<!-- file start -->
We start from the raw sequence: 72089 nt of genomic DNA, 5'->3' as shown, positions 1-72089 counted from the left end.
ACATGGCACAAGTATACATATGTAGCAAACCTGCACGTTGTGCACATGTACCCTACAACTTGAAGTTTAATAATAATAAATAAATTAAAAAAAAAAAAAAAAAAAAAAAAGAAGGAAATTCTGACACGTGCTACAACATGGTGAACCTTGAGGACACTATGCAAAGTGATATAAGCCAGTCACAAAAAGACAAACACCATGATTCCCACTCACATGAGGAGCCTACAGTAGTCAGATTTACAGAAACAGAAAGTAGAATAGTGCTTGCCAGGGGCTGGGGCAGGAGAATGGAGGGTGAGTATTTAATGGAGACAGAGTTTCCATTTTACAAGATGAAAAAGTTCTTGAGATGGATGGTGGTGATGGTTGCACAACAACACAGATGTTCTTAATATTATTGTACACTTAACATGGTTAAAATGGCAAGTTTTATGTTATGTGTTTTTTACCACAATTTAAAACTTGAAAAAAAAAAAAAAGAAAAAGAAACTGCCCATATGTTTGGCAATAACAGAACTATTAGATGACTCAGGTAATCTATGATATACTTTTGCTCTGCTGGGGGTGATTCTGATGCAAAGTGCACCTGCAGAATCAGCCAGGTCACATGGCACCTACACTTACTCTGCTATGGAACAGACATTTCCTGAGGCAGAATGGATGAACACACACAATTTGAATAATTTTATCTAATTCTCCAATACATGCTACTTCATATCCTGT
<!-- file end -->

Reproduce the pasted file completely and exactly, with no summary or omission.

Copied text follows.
We start from the raw sequence: 72089 nt of genomic DNA, 5'->3' as shown, positions 1-72089 counted from the left end.
ACATGGCACAAGTATACATATGTAGCAAACCTGCACGTTGTGCACATGTACCCTACAACTTGAAGTTTAATAATAATAAATAAATTAAAAAAAAAAAAAAAAAAAAAAAAGAAGGAAATTCTGACACGTGCTACAACATGGTGAACCTTGAGGACACTATGCAAAGTGATATAAGCCAGTCACAAAAAGACAAACACCATGATTCCCACTCACATGAGGAGCCTACAGTAGTCAGATTTACAGAAACAGAAAGTAGAATAGTGCTTGCCAGGGGCTGGGGCAGGAGAATGGAGGGTGAGTATTTAATGGAGACAGAGTTTCCATTTTACAAGATGAAAAAGTTCTTGAGATGGATGGTGGTGATGGTTGCACAACAACACAGATGTTCTTAATATTATTGTACACTTAACATGGTTAAAATGGCAAGTTTTATGTTATGTGTTTTTTACCACAATTTAAAACTTGAAAAAAAAAAAAAAGAAAAAGAAACTGCCCATATGTTTGGCAATAACAGAACTATTAGATGACTCAGGTAATCTATGATATACTTTTGCTCTGCTGGGGGTGATTCTGATGCAAAGTGCACCTGCAGAATCAGCCAGGTCACATGGCACCTACACTTACTCTGCTATGGAACAGACATTTCCTGAGGCAGAATGGATGAACACACACAATTTGAATAATTTTATCTAATTCTCCAATACATGCTACTTCATATCCTGT